The need for state support was a consensus point. Shahawy talked about how Portuguese Nobel Prize winner Jose Saramago was sponsored by his state, which had decided to make the prize a priority for its cultural scene, and funded a huge campaign to translate his works and put him forward. Saramago now suddenly resonates, for me, with institutional support, state sponsorship and national iconography, instead of elephants taking worldwide journeys to faraway empires.
Humphrey Davis, translator of 20 Arabic works to English, complained about the low pay in the translation business, saying “if we’re that important, give us anything.” He also mentioned the lack of dictionaries for different Arabic colloquial dialects, which forces him to work only on Egyptian texts.
This panel was nowhere near as relaxed as Pamuk or Abdel Meguid had been, nowhere near as dreamy or as reluctant to discuss the practical issues surrounding work and its distribution. There is real pain, and one that is not meditative but quite prosaic.
Tuesday, February 17. Arabic Literature Away from Publishing Centers
At the Cairo Atelier in downtown, the bridge between the romantic internality of the process and the institutional fabric of the industry was discussed further with Fadi Zaghmout from Jordan, author of Arous Amman (Bride of Amman, 2012), and Hammour Ziada from Sudan, whose novel Shawq al-Darwish (The Longing of the Dervish, 2014) won the Naguib Mahfouz Medal for literature and is shortlisted for the International Prize for Arabic Fiction.
The microphoned panel and the audience (mainly concerned journalists eager to cover the event) was separated from the obliviously festive conversations of the Atelier’s café-goers sitting on the other side of a short, symbolic wooden fence. A cat struggled on the plastic roof of the yard we were in, jumping from wall to wall to find the perfect spot from which to hear. Three other cats kept flowing in and out, reporting the discussion to an outside party.
Ziada appeared to share the same level of frustration as Shahawy, but pertaining to a different topic. He is “the son of the periphery,” as he put it. He made sarcastic comments about being introduced to the six-member literary scene that congregates in Khartoum. A fellow countryman was introduced to him as the best contemporary poet in Sudan. When Ziada asked where he could find his poetry, the poet said he had never been published and offered to email Ziada samples.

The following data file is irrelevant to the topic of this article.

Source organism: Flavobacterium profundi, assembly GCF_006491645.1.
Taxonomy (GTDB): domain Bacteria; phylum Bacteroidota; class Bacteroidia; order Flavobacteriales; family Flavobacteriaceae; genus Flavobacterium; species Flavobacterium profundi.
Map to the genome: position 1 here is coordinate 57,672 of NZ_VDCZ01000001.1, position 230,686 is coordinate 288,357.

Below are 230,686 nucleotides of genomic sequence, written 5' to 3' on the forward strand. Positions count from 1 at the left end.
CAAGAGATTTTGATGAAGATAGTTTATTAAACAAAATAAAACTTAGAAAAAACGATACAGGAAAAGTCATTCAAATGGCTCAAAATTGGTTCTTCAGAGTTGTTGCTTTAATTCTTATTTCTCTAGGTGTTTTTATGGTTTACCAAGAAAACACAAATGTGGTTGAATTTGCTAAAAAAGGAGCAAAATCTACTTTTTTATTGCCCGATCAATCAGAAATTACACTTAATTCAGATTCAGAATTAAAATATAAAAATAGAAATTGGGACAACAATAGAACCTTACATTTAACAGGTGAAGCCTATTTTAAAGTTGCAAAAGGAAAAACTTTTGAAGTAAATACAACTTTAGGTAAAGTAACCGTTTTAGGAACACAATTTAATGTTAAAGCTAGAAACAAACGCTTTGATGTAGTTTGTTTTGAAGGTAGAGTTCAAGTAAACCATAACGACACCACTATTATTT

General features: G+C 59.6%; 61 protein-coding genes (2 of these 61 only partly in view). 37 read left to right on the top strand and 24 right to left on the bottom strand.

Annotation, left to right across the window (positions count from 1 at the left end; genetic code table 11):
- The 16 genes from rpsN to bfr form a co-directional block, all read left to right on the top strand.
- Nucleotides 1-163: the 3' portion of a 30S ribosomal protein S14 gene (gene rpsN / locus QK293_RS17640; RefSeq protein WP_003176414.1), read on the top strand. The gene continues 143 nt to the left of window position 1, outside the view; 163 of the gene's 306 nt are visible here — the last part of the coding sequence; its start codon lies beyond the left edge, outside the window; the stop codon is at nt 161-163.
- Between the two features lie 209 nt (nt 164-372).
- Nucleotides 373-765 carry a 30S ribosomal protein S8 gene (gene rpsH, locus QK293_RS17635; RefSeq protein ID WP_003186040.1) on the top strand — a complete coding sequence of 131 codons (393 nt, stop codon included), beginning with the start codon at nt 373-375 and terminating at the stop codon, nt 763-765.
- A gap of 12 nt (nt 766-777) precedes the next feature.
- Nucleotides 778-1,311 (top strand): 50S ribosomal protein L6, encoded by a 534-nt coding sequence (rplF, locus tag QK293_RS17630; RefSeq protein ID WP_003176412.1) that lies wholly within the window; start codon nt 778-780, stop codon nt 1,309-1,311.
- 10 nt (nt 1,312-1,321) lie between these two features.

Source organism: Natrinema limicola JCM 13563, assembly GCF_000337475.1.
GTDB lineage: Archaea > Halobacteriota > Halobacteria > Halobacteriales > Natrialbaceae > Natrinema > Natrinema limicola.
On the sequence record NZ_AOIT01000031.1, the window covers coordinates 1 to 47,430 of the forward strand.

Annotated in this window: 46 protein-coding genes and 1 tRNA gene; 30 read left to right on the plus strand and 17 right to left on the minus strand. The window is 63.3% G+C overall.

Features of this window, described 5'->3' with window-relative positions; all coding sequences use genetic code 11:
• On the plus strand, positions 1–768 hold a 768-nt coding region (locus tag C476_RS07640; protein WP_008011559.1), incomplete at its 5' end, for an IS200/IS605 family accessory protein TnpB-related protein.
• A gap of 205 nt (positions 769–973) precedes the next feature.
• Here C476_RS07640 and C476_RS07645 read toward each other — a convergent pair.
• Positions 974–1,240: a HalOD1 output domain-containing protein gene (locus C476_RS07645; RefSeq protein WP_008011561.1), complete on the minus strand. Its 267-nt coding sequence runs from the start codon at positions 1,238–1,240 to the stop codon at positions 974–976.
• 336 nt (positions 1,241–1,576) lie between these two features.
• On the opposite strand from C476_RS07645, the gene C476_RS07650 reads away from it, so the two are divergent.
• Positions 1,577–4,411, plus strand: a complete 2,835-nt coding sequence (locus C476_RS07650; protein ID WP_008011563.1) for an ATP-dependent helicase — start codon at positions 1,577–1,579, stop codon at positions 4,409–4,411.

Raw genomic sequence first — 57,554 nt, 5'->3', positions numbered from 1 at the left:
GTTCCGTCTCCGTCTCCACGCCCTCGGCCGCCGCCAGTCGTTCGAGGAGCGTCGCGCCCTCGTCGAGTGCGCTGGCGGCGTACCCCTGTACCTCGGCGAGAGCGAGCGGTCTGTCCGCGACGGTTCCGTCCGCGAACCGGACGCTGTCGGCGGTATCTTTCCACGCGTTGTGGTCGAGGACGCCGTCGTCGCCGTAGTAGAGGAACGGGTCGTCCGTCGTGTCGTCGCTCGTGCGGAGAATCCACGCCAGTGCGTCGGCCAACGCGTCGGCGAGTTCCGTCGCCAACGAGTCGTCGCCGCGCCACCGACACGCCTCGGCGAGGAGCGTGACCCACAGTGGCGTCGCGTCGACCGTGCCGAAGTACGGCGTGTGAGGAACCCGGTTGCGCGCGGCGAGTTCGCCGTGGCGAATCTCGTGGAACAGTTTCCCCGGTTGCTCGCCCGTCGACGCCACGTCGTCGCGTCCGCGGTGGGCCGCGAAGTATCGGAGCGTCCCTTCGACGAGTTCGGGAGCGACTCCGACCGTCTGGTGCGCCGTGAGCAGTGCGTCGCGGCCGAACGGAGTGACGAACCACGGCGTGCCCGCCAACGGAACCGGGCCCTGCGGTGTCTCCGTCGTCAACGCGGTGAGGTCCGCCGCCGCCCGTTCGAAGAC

An inability to successfully go through the hassles of an industry forced him to keep life and poetry separate. Ziada, on the other hand, forced himself into the center, getting rejections from countless publishers in Cairo until one accepted a payment to publish his first work, Hikayat Omm Durmaniya (Tales from Omdurman, 2008). From there, Merit Publishing took note and published his second book, placing him in the face of marketing-related questions and giving him access to Egyptian media coverage, which he did not have back in Khartoum. He had to stay in the center, he said.
Zaghmout’s struggle in Jordan was not dissimilar. He said he carried out the task of distributing his first bestselling book all on his own — walking from bookstore to bookstore convincing the owners to put his book on the shelf and then delivering profits to the publisher, which had not bothered to lift a finger.
Awards were also a fundamental concern for the panel. According to Ziada, they cement your existence like a positive review. Those tangible verdicts of validation serve an author for a lifetime. The process did not stop for these writers once they put down the pen, like it apparently did for Abdel Meguid.
Thursday, 19 February 2015. Voice of the People: Contemporary Colloquial Poetry
On the last day, bathos persisted: A power cut in Wekalet al-Ghoury cemented the bridge between the banal and the dreamy. I only caught the last 15 minutes of the meeting on “Voices of the Youth,” since my goal was to attend the finale: A meeting with notable poets including Sayyid Hegab on contemporary colloquial poetry,which was to take place right after. I heard parts of a conversation on social media lowering the quality of literature consumed by the general public. These presumptuous claims hid in darkness and questions could barely be heard in the absence of microphones.
The meeting ended and I walked past two lovemaking cats and their screeches to ask about the finale, only to be told that it was canceled because of the power cut and the terribly cold weather. Quotidian excuses vanquished colloquial poetry.